google searches Stories March 16, 2016

FILE - In this April 17, 2007 file photo, exhibitors work on laptop computers in front of an illuminated sign of the Google logo at the industrial fair Hannover Messe in Hanover, Germany. According to numbers the company released Friday, Oct. 10, 2014, nearly 145,000 requests have been made in the European Union and four other countries by people looking to polish their online reputations. That’s an average of more than 1,000 requests a day since late May, when Google began accepting submissions to comply with a European court decision that ruled some embarrassing information about people’s lives can be scrubbed from search results. (AP Photo/Jens Meyer, File)

Google announced in April of last year that it tweaked search results to give a ranking boost to sites that offer mobile-friendly versions, and now the Mountain View company is prepping to give even more ranking weight to these sites. The company is planning a change that “increases the effect of the ranking signal” for mobile searches to put even more mobile pages on the top…

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google searches Stories January 14, 2014

If you’ve ever cringed as you’ve watched someone type facebook.com into the Google searchbar, you’ll likely enjoy this two-minute video depicting how a human version of google might react to some common searches …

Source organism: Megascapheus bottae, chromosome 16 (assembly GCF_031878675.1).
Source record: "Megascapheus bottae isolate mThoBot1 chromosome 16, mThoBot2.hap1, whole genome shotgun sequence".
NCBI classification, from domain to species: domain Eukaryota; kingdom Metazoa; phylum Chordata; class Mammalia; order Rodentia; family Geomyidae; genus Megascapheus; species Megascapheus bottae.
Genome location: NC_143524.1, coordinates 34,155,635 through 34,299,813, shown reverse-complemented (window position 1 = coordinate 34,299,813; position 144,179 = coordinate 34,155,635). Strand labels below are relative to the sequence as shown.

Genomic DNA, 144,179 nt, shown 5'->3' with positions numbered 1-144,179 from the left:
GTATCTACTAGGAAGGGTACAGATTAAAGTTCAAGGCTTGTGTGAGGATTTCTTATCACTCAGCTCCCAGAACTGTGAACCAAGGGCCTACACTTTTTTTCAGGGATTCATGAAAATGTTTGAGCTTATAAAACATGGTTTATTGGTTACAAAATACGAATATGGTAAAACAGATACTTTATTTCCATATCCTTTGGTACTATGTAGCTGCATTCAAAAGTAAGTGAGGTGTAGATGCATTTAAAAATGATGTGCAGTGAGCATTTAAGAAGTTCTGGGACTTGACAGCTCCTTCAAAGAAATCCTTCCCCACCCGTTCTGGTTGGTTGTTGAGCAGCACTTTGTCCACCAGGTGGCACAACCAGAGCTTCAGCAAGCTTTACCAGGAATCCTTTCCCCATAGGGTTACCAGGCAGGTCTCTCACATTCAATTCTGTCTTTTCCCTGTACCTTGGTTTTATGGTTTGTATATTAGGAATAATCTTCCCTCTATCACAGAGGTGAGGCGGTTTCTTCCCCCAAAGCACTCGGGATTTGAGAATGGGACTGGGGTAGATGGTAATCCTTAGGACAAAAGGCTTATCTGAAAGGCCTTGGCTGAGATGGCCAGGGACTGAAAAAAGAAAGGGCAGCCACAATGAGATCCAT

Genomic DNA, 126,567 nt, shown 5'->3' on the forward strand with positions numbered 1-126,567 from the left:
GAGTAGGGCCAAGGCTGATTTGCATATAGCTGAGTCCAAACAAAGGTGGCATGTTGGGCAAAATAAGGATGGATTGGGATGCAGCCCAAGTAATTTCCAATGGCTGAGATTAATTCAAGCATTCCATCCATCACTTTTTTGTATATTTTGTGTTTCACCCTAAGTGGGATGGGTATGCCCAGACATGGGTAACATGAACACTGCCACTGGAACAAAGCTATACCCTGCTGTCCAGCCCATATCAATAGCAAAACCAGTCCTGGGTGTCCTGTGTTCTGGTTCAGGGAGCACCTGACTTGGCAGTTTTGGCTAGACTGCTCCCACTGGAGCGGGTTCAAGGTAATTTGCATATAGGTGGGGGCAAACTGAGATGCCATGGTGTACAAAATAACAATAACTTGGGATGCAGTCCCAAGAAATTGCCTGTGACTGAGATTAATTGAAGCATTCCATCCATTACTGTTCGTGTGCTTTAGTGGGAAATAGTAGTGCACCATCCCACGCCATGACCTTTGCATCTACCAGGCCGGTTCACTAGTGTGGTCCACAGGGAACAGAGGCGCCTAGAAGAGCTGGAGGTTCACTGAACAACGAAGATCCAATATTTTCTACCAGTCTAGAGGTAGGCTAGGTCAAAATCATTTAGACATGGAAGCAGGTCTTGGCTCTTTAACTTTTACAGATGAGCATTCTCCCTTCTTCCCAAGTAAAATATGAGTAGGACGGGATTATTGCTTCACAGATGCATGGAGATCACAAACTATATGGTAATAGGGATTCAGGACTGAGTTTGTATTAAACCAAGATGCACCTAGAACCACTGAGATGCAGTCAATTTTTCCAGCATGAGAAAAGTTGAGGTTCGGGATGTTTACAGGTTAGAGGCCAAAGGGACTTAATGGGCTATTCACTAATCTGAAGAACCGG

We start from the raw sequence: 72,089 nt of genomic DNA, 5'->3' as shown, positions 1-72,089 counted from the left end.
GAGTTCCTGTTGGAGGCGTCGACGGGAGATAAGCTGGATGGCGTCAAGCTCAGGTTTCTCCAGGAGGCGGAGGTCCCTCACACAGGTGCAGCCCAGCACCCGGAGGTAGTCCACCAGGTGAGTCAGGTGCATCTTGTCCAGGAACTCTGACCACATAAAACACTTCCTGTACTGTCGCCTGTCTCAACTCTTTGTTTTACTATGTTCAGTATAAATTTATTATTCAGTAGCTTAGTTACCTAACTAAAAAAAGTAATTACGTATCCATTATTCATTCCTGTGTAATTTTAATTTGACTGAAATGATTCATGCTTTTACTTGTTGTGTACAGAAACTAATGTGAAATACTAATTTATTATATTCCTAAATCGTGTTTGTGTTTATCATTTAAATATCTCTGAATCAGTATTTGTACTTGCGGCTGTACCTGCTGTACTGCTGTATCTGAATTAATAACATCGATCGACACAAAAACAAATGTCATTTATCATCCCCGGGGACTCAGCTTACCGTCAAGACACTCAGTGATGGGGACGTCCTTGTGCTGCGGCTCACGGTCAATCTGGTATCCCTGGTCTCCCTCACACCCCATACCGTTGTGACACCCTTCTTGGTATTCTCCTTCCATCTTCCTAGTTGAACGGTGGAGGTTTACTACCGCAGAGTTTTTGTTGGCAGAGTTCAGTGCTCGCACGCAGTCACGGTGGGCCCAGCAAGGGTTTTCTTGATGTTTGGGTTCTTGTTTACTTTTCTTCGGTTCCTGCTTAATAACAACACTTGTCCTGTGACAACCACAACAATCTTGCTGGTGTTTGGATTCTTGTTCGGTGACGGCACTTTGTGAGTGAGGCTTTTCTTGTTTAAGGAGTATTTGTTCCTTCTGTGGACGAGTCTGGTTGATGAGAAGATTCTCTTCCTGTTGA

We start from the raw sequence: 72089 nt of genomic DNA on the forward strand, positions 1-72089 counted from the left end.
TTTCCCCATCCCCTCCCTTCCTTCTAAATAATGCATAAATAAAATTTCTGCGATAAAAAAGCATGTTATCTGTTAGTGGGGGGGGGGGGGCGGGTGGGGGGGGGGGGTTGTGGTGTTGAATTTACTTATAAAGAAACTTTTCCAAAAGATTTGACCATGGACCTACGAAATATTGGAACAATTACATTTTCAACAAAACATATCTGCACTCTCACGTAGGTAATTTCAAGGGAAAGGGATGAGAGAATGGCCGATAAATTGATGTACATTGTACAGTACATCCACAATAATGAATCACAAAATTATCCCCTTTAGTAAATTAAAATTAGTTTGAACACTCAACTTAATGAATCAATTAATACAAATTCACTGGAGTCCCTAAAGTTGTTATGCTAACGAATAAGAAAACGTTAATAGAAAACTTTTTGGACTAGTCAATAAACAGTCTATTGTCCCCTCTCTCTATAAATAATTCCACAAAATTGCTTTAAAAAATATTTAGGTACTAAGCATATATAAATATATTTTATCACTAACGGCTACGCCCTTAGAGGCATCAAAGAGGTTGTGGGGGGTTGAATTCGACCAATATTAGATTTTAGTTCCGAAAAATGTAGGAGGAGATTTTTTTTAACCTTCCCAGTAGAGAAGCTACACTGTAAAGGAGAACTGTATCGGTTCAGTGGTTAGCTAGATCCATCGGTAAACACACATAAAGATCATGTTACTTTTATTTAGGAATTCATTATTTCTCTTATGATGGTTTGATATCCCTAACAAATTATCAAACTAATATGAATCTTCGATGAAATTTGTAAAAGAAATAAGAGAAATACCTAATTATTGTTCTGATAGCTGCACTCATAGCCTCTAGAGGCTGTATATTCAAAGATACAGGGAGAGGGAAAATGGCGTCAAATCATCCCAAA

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No Flash? talk to College Humor and check out a classic, below in YouTube:

google searches Stories May 13, 2013

(Businessweek / Peg Korpinski)

(Businessweek / Peg Korpinski)

In our continuing series Talking Schmidt we bring you the most insightful lines from Google Chairman Eric Schmidt.

Schmidt, who is promoting his new book The New Digital Age, spoke with NPR over the weekend on the Wait Wait… Don’t Tell Me! program in a rather lighthearted appearance.

NPR host Peter Sagal asked the executive chairman how much Google knew about its users at the top of show, which prompted Schmidt to admit, “Well, as much as you’ll let us know.”

Schmidt also mentioned that the company really doesn’t quite know the definition of evil, from its famous slogan “Don’t Be Evil,” and that he thought it was “the stupidest rule ever” when he joined the company.

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